By BENJAMIN ORISEMEKE, Abuja –
The economy of Europe and Central Asia is expected to shrink by 4.1 percent this year, compared with the pre-war forecast of 3 percent growth, as the economic shocks from the war compound the ongoing impacts of the COVID-19 pandemic.
In its Economic Update for the region, released Tuesday, the World Bank noted that it would be the second contraction in many years, and twice as large as the pandemic-induced contraction in 2020.
According to the World Bank, Ukraine’s economy is expected to shrink by an estimated 45.1 percent this year, although the second magnitude of the contraction will depend on the duration and intensity of the war. Hit by unprecedented sanctions, Russia’s economy has already plunged into a deep recession with output projected to contract by 11.2 percent in 2022.
World Bank Vice President for the Europe and Central Asia region Anna Bjerde said, “The magnitude of the humanitarian crisis unleashed by the war is staggering. The Russian invasion is delivering a massive blow to Ukraine’s economy and it has inflicted enormous damage to infrastructure,” said
“Ukraine needs massive financial support immediately as it struggles to keep its economy going and the government running to support Ukrainian citizens who are suffering and coping with an extreme situation.”
The war is also hitting hard the emerging and developing economies of Europe and Central Asia, a region that was already heading for an economic slowdown this year from the ongoing effects of the pandemic. In addition to Russia and Ukraine, Belarus, Kyrgyz Republic, Moldova and Tajikistan are projected to fall into recession this year, while growth projections have been downgraded in all economies due to spillovers from the war, weaker-than-expected growth in the euro area, and commodity, trade and financing shocks.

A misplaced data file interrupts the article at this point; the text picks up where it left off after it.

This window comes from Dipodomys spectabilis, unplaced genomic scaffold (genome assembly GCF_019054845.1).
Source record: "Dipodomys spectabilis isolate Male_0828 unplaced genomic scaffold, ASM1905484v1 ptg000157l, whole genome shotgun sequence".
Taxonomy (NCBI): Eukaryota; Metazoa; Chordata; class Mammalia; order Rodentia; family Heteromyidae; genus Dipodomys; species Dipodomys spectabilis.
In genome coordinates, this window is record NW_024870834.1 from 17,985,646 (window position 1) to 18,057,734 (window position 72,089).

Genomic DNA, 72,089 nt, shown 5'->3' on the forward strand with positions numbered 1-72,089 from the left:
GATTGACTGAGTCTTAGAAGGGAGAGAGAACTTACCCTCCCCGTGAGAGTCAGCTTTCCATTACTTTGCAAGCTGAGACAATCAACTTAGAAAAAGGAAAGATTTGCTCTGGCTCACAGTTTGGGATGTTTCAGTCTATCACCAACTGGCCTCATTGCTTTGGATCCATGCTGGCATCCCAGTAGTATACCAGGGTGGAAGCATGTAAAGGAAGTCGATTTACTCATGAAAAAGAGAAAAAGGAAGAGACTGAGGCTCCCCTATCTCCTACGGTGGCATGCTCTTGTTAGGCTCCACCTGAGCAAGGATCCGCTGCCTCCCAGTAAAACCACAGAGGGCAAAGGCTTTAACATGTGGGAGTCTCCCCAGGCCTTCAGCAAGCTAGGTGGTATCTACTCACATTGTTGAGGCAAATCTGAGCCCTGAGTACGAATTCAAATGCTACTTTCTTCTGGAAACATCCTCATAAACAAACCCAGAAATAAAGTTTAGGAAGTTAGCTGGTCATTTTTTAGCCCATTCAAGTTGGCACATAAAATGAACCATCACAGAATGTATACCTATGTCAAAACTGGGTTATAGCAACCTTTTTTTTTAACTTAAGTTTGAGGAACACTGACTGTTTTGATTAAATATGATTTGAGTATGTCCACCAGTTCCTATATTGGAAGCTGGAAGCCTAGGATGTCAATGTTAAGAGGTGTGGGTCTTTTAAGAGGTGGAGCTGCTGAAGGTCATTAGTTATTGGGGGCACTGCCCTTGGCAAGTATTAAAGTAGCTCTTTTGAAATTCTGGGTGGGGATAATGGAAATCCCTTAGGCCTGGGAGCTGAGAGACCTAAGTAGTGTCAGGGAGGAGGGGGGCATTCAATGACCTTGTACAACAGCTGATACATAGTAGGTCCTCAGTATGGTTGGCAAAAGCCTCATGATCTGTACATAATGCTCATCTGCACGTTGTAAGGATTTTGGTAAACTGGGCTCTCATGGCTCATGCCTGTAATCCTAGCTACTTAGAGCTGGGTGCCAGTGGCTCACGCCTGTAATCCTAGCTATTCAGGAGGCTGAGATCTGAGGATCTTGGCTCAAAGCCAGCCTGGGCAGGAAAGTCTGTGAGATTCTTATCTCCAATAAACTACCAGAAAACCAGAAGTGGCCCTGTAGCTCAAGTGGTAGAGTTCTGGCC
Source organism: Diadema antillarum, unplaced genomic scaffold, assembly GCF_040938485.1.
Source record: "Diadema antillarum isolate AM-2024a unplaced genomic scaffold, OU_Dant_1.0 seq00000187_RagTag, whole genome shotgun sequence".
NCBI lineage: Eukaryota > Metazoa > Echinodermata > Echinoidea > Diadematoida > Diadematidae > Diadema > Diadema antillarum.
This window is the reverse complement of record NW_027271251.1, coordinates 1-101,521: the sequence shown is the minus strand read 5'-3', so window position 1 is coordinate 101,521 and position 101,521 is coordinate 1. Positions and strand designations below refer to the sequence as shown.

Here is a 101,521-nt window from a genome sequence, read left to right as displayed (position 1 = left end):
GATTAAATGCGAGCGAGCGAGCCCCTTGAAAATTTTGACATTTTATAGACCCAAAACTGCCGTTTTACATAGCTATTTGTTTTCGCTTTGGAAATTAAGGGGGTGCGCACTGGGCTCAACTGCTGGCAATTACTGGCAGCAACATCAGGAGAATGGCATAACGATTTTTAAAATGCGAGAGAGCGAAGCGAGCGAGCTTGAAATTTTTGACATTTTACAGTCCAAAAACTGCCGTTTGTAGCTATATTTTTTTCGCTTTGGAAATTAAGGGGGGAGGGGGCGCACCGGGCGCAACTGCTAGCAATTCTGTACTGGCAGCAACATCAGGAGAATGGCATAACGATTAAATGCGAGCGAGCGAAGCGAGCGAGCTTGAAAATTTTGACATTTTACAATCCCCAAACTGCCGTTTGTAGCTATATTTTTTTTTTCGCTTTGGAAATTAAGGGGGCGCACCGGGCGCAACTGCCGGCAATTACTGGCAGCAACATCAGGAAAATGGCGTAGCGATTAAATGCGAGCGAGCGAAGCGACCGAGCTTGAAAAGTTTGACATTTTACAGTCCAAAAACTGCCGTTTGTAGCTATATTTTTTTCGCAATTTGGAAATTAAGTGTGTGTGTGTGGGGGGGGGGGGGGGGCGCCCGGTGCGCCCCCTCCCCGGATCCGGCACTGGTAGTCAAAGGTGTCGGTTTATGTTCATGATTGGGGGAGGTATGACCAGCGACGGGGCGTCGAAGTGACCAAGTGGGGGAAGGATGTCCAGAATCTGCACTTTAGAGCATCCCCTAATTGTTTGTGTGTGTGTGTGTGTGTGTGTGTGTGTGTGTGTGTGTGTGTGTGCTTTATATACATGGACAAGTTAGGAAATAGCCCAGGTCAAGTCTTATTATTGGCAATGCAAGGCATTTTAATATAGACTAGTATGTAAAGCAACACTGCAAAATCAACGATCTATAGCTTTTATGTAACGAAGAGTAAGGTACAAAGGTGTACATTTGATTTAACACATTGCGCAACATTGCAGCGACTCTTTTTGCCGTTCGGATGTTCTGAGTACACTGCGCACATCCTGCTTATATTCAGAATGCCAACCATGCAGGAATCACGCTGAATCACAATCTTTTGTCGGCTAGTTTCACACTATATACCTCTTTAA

Russia and Ukraine account for about 40 percent of wheat imports in the region and about 75 percent or more in Central Asia and the South Caucasus. Russia is also a major export destination for many countries, while remittances from Russia are close to 30 percent of GDP in some Central Asian economies (Kyrgyz Republic, Tajikistan).
“The Ukraine war and the pandemic have once again shown that crises can cause widespread economic damage and set back years of per capita income and development gains,”
“Governments in the region should fortify their macroeconomic buffers and credibility of their policies to contain risks and deal with potential fragmentation of trade and investment channels; strengthen their social safety nets to protect the most vulnerable, including the refugees; and not lose focus on improving energy efficiency to ensure a sustainable future,” said Asli Demirgüç-Kunt, World Bank Chief Economist for Europe and Central Asia.
The war-triggered spike in global oil prices also serves to underscore the need for energy security by boosting energy supply from renewable sources and stepping up the design and implementation of large-scale energy efficiency measures.